Culture and Stigma of Mental Illness: Path Analysis Conducted with Amos in Transcultural Psychiatry in Australia


Aim: The study was designed to elucidate the relationships between cultural values, contact level, differential nursing practices and stigma towards mental illness among General and Psychiatric Nurses (N = 208) from Anglo and Chinese backgrounds in Australia. The study results aimed at informing education disciplines, health care providers and policy makers to examine strategies that seek to diminish stigma of mental illness and to reflect on cultural sensitive issues associated with mental illness. This paper reports analyses conducted with AMOS-5 within the Chinese sample (n = 84). Method: A cross-sectional survey explored a number of factors such as contact factor, cultural values (Individualism (IND), In group Role Concern (IRC) and In group Interdependence (INT)), “General Stigma” measured by the Social Distancing (STPP) and Negative Stereotyped (DISL) Scales and how these factors might translate into nurses’ endorsement of differential care practices between two vignettes (diabetes versus mental illness), which was termed “Practice Stigma”. “Practice Stigma” was measured by Caring Approach (CARE), Nursing Satisfaction (SATI), Authoritarian Stance (AUTH) and Negativity (NEGA) Scales. Differential practices (DIF_CARE, DIF_SATI, DIF_AUTH and DIF_NEGA) were obtained by subtracting the diabetes case from the mental illness case. Findings: Chinese nurses endorsed more highly collectivist values measured by the variables “In group Interdependence” and “In group Role Concern” when compared with Anglo-Australian nurses, but there was no difference in individualist values measured by “Individualism”. Chinese nurses endorsed more highly general stigma towards mental illness than Anglo nurses when statistically controlled for differences in background demographics and contact factors. Chinese nurses endorsed more care/support and authoritarianism in their clinical approaches than Anglo-Australian nurses, although there was no significant interaction effect between ethnicity and patient type on care and authoritarianism. Chinese nurses endorsed more highly differential negativity than Anglo nurses for the mental illness case than the diabetes case, an effect mediated by differences in general stigma between these two ethnic groups. Within the Chinese sample, higher contact was related to lower differential negativity for the mental illness case than the diabetes case. Several path analyses suggested that Chinese values influenced differential negativity, mediated by general stigma and prior diversified contact with people having a mental illness.

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Ku, T. and Ha, M. (2015) Culture and Stigma of Mental Illness: Path Analysis Conducted with Amos in Transcultural Psychiatry in Australia. Journal of Biosciences and Medicines, 3, 15-22. doi: 10.4236/jbm.2015.36003.

1. Introduction

1.1. Background

Psychiatric nursing is a specialized field of nursing which focuses on meeting the “mental health needs of the consumer, in partnership with family, significant others and the community in any setting” (Australian & New Zealand College of Mental Health Nurses (ANZCMHN) [1] p. 3). Differences in health workers’ attitudes are influenced by a variety of factors, such as the workers’ beliefs and perceptions about mental illness, patients’ characteristics, mental health training, and exposure through the interpersonal environment (whether social or through work setting) [2]. It is highly suggestive that such attitudes are also related to culture and that stigma towards mental illness is more widespread among the Chinese than their Anglo counterparts. For instance, Chinese people endorse authoritarian and restrictive attitudes towards those with mental illness [3] [4].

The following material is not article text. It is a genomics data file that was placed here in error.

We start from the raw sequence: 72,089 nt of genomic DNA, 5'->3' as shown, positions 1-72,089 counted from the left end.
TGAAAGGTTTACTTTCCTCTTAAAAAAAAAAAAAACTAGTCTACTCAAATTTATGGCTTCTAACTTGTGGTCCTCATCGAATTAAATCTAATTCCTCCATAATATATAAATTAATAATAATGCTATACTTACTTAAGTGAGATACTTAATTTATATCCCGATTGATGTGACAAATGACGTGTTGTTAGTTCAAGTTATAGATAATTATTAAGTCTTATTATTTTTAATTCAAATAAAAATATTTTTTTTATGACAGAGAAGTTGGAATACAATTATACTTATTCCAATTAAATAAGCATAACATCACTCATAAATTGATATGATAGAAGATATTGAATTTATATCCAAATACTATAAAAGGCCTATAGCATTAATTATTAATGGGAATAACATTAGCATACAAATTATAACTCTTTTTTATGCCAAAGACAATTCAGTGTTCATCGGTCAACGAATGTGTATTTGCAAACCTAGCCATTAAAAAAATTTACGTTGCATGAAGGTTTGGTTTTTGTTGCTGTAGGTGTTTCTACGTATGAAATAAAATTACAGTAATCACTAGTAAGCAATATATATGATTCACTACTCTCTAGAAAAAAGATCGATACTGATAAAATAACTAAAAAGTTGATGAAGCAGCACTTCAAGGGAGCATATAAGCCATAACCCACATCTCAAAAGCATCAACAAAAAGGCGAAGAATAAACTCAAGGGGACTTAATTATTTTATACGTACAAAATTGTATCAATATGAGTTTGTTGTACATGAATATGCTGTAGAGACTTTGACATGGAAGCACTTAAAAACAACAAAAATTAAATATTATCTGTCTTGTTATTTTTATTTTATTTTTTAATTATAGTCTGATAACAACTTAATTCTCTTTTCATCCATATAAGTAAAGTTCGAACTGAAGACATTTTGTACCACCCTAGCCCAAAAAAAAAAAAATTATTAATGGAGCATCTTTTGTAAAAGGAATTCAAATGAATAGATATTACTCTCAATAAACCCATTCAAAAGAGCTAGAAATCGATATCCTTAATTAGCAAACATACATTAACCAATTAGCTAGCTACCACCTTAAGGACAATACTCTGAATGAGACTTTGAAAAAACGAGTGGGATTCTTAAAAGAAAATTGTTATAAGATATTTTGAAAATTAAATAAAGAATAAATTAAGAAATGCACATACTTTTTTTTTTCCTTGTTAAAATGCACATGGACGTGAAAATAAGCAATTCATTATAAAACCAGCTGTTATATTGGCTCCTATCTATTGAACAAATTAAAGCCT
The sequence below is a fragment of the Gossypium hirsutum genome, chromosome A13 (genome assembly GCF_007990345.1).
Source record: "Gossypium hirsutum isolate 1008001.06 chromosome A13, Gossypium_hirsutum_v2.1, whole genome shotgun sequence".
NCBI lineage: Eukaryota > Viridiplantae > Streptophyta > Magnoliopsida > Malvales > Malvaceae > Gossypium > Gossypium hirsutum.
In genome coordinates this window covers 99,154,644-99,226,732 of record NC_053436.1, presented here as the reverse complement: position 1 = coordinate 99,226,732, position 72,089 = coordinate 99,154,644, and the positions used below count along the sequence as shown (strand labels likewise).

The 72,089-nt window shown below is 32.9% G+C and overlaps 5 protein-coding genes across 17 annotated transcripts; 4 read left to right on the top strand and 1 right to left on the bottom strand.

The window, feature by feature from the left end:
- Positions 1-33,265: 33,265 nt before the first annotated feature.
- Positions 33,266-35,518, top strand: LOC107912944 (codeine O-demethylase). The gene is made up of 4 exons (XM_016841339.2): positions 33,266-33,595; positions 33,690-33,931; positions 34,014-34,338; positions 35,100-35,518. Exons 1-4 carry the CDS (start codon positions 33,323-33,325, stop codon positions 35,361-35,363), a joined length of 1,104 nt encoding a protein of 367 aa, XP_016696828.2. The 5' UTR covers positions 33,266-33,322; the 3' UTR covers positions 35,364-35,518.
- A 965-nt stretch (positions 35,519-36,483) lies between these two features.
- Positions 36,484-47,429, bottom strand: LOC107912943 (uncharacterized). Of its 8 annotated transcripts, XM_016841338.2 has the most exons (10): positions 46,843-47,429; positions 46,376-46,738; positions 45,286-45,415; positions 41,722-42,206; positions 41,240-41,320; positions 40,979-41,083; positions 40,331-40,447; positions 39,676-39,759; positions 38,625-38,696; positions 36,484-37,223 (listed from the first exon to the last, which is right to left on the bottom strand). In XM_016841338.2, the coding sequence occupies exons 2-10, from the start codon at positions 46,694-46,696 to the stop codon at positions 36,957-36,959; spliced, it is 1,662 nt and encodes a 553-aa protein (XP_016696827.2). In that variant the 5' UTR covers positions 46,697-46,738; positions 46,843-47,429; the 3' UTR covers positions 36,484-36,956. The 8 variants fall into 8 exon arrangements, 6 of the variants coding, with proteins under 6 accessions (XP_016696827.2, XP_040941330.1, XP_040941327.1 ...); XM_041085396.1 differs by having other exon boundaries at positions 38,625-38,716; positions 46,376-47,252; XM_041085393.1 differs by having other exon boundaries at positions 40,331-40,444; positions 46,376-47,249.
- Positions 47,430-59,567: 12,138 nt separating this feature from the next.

1.2. Literature Review

International studies indicated that increased contact with people having a mental illness was the best means for lowering stigma towards them in comparison with having knowledge in mental illness and protesting against society that condemned people with a mental illness [5]-[7]. “Culture” may have been a hidden variable in assessing attitudes with national contrasts of ethno-cultural groups. Several commentaries suggest that stigma is more severe in Asian, particularly, among the Chinese [8] [9].

2. Methods

2.1. Subjects

Two hundred and eight nurses participated in the study. Subjects were recruited by the snowballing technique and composed of nurses [83 Anglo Psychiatric (male = 31, female = 52), 41 Anglo General (male = 3, female = 38), 49 Chinese Psychiatric (male = 25, female = 24) and 35 Chinese General (male = 1, female = 34)] practicing in Melbourne, Australia. Age ranged from 21 to 65 years. Table 1 shows the sample demographics.

2.2. Procedure

Recruitment of participants was achieved through a snowballing technique. After ethics approval for the study was granted by the University of Melbourne Human Research Ethics Committee (HERC No. 020030), an initial pool of nurses (n = 20) of Chinese-Australian and Anglo-Australian backgrounds working in various health settings were identified and asked to participate in the study. This initial pool of nurses, known to the researcher (Ku), was asked to approach potential participants and ask permission for the researcher to speak with them to introduce the study formally. Those nurses who indicated an interest in participating were asked to meet with the researcher for the purpose of explanation of the nature, purpose and procedure of the study. All participants signed written consent to anonymous participation. Data were collected in the latter part of 2002 and early 2003.

2.3. Response Rate

Three hundred and forty (347) surveys were disturbed. Two hundred and eight nurses out of 331 relevant participants returned the survey giving a 63% response rate (208/331 × 100).

2.4. Statistical Analysis

Principal component analyses were conducted on items to develop subscales related to cultural values, contact types, general and practice stigma. Analyses of variance and covariance were conducted to examine differences between nurse group and ethnicity and respectively, to account for possible differences in background demo-

Table 1. Characteristics of the sample (N = 208).

#7 missing cases are excluded from the analysis. ***p < 0.001. For all c2 analyses, df = 3.